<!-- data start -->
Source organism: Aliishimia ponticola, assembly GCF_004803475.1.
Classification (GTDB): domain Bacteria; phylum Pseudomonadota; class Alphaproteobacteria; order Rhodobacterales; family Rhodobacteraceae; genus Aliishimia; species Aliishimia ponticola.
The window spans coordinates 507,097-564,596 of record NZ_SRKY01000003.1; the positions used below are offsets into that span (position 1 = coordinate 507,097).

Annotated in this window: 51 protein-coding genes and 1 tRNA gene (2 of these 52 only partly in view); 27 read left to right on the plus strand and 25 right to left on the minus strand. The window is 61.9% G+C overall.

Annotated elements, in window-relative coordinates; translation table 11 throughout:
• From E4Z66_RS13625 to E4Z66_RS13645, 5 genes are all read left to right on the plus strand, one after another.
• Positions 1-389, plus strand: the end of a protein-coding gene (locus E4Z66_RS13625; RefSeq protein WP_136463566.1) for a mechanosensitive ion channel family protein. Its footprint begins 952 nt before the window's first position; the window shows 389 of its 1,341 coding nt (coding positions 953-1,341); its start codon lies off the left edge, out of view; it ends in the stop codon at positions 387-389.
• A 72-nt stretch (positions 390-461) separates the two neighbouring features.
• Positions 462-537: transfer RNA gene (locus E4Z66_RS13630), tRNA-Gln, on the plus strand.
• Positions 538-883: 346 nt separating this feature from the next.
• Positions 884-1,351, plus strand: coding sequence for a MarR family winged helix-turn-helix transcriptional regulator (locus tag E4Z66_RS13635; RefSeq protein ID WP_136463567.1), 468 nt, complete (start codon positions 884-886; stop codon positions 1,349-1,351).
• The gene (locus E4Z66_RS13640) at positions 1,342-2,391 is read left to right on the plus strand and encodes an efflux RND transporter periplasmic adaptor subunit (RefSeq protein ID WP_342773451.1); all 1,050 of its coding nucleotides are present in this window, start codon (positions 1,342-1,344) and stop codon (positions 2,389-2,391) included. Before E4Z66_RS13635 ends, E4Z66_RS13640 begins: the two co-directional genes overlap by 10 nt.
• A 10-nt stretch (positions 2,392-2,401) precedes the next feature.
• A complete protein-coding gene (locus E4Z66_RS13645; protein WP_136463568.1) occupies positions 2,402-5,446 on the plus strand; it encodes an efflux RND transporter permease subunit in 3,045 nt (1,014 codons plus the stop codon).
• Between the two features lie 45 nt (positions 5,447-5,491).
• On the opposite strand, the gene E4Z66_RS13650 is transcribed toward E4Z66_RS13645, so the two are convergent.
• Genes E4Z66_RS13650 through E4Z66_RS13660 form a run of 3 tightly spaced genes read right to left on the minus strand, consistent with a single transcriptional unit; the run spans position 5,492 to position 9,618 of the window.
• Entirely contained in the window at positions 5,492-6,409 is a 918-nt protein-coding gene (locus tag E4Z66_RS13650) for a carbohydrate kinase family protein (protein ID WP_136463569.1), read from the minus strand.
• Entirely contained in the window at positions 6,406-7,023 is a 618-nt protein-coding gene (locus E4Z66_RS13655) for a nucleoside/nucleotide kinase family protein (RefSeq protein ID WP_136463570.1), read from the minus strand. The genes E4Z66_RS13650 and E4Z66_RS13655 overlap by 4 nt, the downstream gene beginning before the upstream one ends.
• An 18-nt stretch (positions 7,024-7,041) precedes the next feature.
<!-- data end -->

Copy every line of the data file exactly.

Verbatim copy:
Source organism: Aliishimia ponticola, assembly GCF_004803475.1.
Classification (GTDB): domain Bacteria; phylum Pseudomonadota; class Alphaproteobacteria; order Rhodobacterales; family Rhodobacteraceae; genus Aliishimia; species Aliishimia ponticola.
The window spans coordinates 507,097-564,596 of record NZ_SRKY01000003.1; the positions used below are offsets into that span (position 1 = coordinate 507,097).

Annotated in this window: 51 protein-coding genes and 1 tRNA gene (2 of these 52 only partly in view); 27 read left to right on the plus strand and 25 right to left on the minus strand. The window is 61.9% G+C overall.

Annotated elements, in window-relative coordinates; translation table 11 throughout:
• From E4Z66_RS13625 to E4Z66_RS13645, 5 genes are all read left to right on the plus strand, one after another.
• Positions 1-389, plus strand: the end of a protein-coding gene (locus E4Z66_RS13625; RefSeq protein WP_136463566.1) for a mechanosensitive ion channel family protein. Its footprint begins 952 nt before the window's first position; the window shows 389 of its 1,341 coding nt (coding positions 953-1,341); its start codon lies off the left edge, out of view; it ends in the stop codon at positions 387-389.
• A 72-nt stretch (positions 390-461) separates the two neighbouring features.
• Positions 462-537: transfer RNA gene (locus E4Z66_RS13630), tRNA-Gln, on the plus strand.
• Positions 538-883: 346 nt separating this feature from the next.
• Positions 884-1,351, plus strand: coding sequence for a MarR family winged helix-turn-helix transcriptional regulator (locus tag E4Z66_RS13635; RefSeq protein ID WP_136463567.1), 468 nt, complete (start codon positions 884-886; stop codon positions 1,349-1,351).
• The gene (locus E4Z66_RS13640) at positions 1,342-2,391 is read left to right on the plus strand and encodes an efflux RND transporter periplasmic adaptor subunit (RefSeq protein ID WP_342773451.1); all 1,050 of its coding nucleotides are present in this window, start codon (positions 1,342-1,344) and stop codon (positions 2,389-2,391) included. Before E4Z66_RS13635 ends, E4Z66_RS13640 begins: the two co-directional genes overlap by 10 nt.
• A 10-nt stretch (positions 2,392-2,401) precedes the next feature.
• A complete protein-coding gene (locus E4Z66_RS13645; protein WP_136463568.1) occupies positions 2,402-5,446 on the plus strand; it encodes an efflux RND transporter permease subunit in 3,045 nt (1,014 codons plus the stop codon).
• Between the two features lie 45 nt (positions 5,447-5,491).
• On the opposite strand, the gene E4Z66_RS13650 is transcribed toward E4Z66_RS13645, so the two are convergent.
• Genes E4Z66_RS13650 through E4Z66_RS13660 form a run of 3 tightly spaced genes read right to left on the minus strand, consistent with a single transcriptional unit; the run spans position 5,492 to position 9,618 of the window.
• Entirely contained in the window at positions 5,492-6,409 is a 918-nt protein-coding gene (locus tag E4Z66_RS13650) for a carbohydrate kinase family protein (protein ID WP_136463569.1), read from the minus strand.
• Entirely contained in the window at positions 6,406-7,023 is a 618-nt protein-coding gene (locus E4Z66_RS13655) for a nucleoside/nucleotide kinase family protein (RefSeq protein ID WP_136463570.1), read from the minus strand. The genes E4Z66_RS13650 and E4Z66_RS13655 overlap by 4 nt, the downstream gene beginning before the upstream one ends.
• An 18-nt stretch (positions 7,024-7,041) precedes the next feature.